The UK is a multi-jurisdictional state with Scotland and Northern lreland operating distinct legal systems and criminaljustice institutions. The Government will continue to work closely with the Devolved Administrations and the governments of Gibraltar and the Crown Dependencies, especially where justice and policing are devolved.

Operational cooperation between the UK and the EU would be supported by the arrangements on data sharing and information exchange set out in Chapter 3. lt will be built upon shared values such as respect for and safeguarding human rights and the rule of law. As the Prime Minister has said, the new lnternal Security Treaty must also be underpinned by the robust governance arrangements and independent dispute resolution detailed in Chapter 4, ensuring that where the UK participated in an EU tool, both parties could be confident it was implemented and operated consistently.

Practical Cooperation

The UK and the EU have developed together a range of tools for effective cross-border law enforcement and judicial cooperation – all with the aim of bringing more criminals to justice.

The UK believes continued UK participation in these tools is in our mutual interest. Where this occurred in the future, the UK would apply rules that mirror the substance of the EU’s.

The following examples of practical cooperation illustrate how these tools enable the UK and Member States to act swiftly in response to real-time developments, to arrest criminals who have fled overseas and to efficiently extradite them to face justice before the relevant jurisdiction.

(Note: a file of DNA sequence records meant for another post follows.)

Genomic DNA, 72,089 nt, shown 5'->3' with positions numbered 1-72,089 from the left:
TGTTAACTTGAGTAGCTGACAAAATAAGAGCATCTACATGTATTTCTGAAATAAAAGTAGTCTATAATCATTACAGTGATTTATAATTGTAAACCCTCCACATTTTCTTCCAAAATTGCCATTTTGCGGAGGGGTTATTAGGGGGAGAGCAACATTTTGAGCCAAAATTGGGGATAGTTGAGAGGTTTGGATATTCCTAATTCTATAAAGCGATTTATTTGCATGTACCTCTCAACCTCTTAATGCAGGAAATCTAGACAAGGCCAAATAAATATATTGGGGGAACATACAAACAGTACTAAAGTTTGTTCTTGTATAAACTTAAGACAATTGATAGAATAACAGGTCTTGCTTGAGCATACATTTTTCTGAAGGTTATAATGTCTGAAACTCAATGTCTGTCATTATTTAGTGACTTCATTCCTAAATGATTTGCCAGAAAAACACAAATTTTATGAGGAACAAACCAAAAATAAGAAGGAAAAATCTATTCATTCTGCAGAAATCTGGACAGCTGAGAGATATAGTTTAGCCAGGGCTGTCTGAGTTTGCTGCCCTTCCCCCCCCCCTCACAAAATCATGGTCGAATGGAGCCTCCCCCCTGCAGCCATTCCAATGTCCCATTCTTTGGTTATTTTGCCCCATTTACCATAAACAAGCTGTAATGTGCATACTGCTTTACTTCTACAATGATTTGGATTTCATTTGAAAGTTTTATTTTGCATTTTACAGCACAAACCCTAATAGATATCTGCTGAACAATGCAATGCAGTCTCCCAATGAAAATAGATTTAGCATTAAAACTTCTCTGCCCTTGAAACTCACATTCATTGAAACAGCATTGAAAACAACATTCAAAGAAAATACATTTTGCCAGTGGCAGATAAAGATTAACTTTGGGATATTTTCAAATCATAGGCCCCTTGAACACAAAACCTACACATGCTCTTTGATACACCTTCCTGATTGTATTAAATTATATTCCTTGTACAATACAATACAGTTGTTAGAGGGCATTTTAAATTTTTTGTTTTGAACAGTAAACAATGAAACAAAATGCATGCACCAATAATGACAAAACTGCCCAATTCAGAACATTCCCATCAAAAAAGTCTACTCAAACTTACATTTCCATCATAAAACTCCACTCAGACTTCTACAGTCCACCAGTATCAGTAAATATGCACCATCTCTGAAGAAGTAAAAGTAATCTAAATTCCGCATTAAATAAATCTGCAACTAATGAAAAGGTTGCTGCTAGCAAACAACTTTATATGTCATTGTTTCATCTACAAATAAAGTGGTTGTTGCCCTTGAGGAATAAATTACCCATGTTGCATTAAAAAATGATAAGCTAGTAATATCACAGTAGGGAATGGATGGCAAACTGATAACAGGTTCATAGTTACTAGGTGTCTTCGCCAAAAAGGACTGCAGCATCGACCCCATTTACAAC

Join Investigation Teams

Joint lnvestigation Teams (JIT) are established to support criminal investigations and prosecutions across multiple jurisdictions. JITs enable more efficient, effective, and speedier justice. They facilitate the coordination of investigations and prosecutions conducted in parallel in several Member States or in cases with a cross-border dimension.

As a Member State, the UK contributes cutting-edge expertise and leadership to cross-border JITs that collect and exchange evidence in the investigation of the most serious crimes. As of February 2018, the UK was participating in over 50 JITs, the majority of which were in partnership with one other Member state. Whilst third countries can be invited to join a JIT in some circumstances, they cannot be in bilateral JITs with just one EU Member State and cannot apply for funding or call coordination meetings at Eurojust to discuss the setting up of a JIT. ln 2017,87 new JITs were established overall at Eurojust, of which the UK is involved in 24. This would not be possible if the UK fell outside the EU JITs Framework, meaning investigations could be significantly delayed or compromised altogether.